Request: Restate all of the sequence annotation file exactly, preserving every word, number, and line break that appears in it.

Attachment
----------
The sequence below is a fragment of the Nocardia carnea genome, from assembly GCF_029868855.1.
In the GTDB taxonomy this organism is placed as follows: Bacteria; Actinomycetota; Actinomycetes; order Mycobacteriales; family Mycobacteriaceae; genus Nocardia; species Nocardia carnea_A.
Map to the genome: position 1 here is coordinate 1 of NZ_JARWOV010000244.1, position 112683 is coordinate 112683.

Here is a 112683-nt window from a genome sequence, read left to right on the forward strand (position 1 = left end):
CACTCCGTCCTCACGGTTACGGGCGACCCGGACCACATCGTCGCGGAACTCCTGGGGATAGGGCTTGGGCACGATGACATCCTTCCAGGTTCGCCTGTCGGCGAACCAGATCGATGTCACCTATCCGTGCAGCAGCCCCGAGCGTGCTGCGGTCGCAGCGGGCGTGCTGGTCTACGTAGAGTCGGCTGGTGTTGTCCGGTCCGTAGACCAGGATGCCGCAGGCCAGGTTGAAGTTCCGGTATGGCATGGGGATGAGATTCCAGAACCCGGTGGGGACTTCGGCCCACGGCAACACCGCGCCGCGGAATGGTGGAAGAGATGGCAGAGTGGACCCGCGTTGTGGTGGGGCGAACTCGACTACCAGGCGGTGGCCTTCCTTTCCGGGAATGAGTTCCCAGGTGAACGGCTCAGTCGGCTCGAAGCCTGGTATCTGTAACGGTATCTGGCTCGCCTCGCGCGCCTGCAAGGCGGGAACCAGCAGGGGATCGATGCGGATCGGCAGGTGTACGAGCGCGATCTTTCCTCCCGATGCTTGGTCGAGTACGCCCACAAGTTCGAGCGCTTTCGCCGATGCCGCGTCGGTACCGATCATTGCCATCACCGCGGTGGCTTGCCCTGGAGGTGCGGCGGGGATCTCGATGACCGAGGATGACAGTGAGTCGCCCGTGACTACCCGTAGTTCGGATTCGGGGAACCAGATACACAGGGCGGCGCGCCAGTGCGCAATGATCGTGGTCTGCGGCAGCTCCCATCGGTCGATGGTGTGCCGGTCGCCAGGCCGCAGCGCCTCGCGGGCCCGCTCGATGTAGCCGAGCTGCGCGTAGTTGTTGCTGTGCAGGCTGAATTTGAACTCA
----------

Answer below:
The sequence below is a fragment of the Nocardia carnea genome, from assembly GCF_029868855.1.
In the GTDB taxonomy this organism is placed as follows: Bacteria; Actinomycetota; Actinomycetes; order Mycobacteriales; family Mycobacteriaceae; genus Nocardia; species Nocardia carnea_A.
Map to the genome: position 1 here is coordinate 1 of NZ_JARWOV010000244.1, position 112683 is coordinate 112683.

Here is a 112683-nt window from a genome sequence, read left to right on the forward strand (position 1 = left end):
CACTCCGTCCTCACGGTTACGGGCGACCCGGACCACATCGTCGCGGAACTCCTGGGGATAGGGCTTGGGCACGATGACATCCTTCCAGGTTCGCCTGTCGGCGAACCAGATCGATGTCACCTATCCGTGCAGCAGCCCCGAGCGTGCTGCGGTCGCAGCGGGCGTGCTGGTCTACGTAGAGTCGGCTGGTGTTGTCCGGTCCGTAGACCAGGATGCCGCAGGCCAGGTTGAAGTTCCGGTATGGCATGGGGATGAGATTCCAGAACCCGGTGGGGACTTCGGCCCACGGCAACACCGCGCCGCGGAATGGTGGAAGAGATGGCAGAGTGGACCCGCGTTGTGGTGGGGCGAACTCGACTACCAGGCGGTGGCCTTCCTTTCCGGGAATGAGTTCCCAGGTGAACGGCTCAGTCGGCTCGAAGCCTGGTATCTGTAACGGTATCTGGCTCGCCTCGCGCGCCTGCAAGGCGGGAACCAGCAGGGGATCGATGCGGATCGGCAGGTGTACGAGCGCGATCTTTCCTCCCGATGCTTGGTCGAGTACGCCCACAAGTTCGAGCGCTTTCGCCGATGCCGCGTCGGTACCGATCATTGCCATCACCGCGGTGGCTTGCCCTGGAGGTGCGGCGGGGATCTCGATGACCGAGGATGACAGTGAGTCGCCCGTGACTACCCGTAGTTCGGATTCGGGGAACCAGATACACAGGGCGGCGCGCCAGTGCGCAATGATCGTGGTCTGCGGCAGCTCCCATCGGTCGATGGTGTGCCGGTCGCCAGGCCGCAGCGCCTCGCGGGCCCGCTCGATGTAGCCGAGCTGCGCGTAGTTGTTGCTGTGCAGGCTGAATTTGAACTCA